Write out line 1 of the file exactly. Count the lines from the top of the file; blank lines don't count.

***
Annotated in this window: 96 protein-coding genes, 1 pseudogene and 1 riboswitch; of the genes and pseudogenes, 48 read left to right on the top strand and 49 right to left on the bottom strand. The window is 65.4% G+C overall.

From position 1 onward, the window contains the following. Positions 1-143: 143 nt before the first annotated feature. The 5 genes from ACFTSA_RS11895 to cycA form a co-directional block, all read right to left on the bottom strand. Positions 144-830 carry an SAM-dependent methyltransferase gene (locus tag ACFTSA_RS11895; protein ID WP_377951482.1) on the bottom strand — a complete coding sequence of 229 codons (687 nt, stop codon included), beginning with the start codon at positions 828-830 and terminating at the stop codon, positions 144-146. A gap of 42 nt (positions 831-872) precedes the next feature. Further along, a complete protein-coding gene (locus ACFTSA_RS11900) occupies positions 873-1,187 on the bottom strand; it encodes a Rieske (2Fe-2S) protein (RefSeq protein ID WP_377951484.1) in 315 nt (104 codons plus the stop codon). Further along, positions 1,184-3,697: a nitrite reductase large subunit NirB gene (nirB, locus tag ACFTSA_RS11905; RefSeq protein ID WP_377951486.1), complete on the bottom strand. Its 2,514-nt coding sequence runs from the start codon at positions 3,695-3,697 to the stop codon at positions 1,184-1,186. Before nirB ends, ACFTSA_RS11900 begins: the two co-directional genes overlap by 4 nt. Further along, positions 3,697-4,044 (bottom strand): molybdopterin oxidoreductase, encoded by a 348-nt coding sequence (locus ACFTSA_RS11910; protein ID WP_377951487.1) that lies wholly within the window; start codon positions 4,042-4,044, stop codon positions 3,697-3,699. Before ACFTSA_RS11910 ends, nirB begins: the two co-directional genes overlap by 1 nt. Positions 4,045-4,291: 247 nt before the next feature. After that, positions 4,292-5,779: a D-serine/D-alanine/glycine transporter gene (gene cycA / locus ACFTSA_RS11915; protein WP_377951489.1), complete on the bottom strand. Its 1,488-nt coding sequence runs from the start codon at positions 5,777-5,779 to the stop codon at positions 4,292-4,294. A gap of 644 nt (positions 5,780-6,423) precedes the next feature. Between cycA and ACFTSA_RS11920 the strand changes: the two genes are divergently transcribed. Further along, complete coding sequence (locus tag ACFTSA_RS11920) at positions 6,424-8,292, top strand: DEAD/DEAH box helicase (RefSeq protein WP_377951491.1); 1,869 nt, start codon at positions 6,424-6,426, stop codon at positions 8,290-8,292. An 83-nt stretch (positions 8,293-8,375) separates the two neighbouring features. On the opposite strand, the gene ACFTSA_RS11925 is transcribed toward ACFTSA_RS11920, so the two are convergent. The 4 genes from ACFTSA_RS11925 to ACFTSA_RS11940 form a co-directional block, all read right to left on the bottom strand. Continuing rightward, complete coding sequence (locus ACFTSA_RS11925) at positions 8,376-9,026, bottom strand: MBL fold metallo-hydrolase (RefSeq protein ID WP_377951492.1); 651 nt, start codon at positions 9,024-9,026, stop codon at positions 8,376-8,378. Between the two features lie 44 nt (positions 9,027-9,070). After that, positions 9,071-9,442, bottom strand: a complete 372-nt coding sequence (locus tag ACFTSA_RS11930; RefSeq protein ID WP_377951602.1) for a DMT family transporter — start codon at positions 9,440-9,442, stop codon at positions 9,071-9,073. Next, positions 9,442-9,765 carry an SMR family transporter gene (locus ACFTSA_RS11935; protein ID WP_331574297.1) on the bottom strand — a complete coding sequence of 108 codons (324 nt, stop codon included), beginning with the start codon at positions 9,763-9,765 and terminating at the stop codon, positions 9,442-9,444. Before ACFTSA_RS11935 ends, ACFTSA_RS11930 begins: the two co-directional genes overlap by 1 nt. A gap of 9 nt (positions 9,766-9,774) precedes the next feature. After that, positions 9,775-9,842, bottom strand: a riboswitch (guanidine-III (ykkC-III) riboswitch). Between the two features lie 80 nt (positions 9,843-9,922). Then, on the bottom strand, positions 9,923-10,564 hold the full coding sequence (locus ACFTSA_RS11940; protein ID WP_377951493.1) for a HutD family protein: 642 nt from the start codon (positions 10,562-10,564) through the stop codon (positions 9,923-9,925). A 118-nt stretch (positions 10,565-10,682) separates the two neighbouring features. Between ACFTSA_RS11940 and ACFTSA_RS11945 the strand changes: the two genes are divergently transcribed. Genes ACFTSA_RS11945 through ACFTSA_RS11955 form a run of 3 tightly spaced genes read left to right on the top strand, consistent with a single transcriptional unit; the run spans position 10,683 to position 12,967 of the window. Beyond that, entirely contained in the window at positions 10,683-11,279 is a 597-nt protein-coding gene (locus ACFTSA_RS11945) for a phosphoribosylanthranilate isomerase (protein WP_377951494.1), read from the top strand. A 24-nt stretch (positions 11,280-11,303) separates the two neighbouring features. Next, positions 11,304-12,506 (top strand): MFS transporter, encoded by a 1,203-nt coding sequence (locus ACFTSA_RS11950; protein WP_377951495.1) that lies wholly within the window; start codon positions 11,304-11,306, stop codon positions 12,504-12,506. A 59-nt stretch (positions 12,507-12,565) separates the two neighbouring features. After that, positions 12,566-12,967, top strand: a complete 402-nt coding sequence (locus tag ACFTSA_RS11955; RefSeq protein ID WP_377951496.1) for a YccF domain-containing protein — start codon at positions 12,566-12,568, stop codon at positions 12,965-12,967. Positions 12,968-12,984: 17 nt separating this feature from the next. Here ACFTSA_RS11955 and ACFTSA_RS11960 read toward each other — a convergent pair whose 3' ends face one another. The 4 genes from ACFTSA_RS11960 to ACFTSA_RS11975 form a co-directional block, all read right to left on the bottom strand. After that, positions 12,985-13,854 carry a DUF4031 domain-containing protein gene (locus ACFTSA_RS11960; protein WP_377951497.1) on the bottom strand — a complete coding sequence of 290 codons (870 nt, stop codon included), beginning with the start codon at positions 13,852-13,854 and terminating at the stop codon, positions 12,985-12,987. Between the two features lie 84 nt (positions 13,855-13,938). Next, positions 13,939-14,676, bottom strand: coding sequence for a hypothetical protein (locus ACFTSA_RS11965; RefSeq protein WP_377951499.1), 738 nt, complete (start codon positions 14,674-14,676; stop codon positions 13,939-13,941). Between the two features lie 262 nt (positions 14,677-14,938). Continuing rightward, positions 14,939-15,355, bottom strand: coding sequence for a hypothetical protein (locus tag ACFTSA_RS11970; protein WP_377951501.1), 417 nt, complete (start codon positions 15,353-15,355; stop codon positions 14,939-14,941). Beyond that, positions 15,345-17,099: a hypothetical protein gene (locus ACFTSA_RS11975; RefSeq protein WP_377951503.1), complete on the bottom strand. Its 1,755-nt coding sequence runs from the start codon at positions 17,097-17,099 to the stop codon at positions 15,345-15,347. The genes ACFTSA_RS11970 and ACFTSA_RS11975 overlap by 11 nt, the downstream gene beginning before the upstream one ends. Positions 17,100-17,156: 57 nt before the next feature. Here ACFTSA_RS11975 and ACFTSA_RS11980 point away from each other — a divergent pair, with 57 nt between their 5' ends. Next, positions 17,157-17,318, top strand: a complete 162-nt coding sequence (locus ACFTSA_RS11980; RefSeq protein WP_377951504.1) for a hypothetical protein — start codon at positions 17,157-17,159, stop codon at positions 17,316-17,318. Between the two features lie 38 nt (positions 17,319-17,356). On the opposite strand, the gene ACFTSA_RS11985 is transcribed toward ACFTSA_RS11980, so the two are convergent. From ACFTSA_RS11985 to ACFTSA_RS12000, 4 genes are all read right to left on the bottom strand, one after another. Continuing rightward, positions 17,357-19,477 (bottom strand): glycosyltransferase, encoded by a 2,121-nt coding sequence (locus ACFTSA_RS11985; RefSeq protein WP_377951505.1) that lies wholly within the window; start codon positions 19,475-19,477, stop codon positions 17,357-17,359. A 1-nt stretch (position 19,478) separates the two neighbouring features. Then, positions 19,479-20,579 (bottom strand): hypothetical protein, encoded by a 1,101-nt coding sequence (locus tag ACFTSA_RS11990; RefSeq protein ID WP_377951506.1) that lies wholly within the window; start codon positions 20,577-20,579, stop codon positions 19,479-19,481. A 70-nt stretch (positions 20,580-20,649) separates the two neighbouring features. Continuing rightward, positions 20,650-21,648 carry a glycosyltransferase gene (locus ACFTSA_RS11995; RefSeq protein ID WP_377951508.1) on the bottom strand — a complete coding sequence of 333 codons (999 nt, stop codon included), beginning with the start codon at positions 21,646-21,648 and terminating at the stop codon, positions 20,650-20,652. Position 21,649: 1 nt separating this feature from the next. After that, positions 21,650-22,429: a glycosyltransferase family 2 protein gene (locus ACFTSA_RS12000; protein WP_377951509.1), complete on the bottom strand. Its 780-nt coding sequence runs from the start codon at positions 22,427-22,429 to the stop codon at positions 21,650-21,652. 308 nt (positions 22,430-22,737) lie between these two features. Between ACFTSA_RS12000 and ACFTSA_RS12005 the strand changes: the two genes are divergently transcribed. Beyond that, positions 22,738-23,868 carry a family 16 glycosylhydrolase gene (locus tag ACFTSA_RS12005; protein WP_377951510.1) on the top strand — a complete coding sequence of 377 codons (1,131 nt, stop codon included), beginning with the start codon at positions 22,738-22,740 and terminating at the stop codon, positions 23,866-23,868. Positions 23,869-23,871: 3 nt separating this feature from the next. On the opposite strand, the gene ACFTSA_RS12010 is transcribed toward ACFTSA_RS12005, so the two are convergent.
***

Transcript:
Annotated in this window: 96 protein-coding genes, 1 pseudogene and 1 riboswitch; of the genes and pseudogenes, 48 read left to right on the top strand and 49 right to left on the bottom strand. The window is 65.4% G+C overall.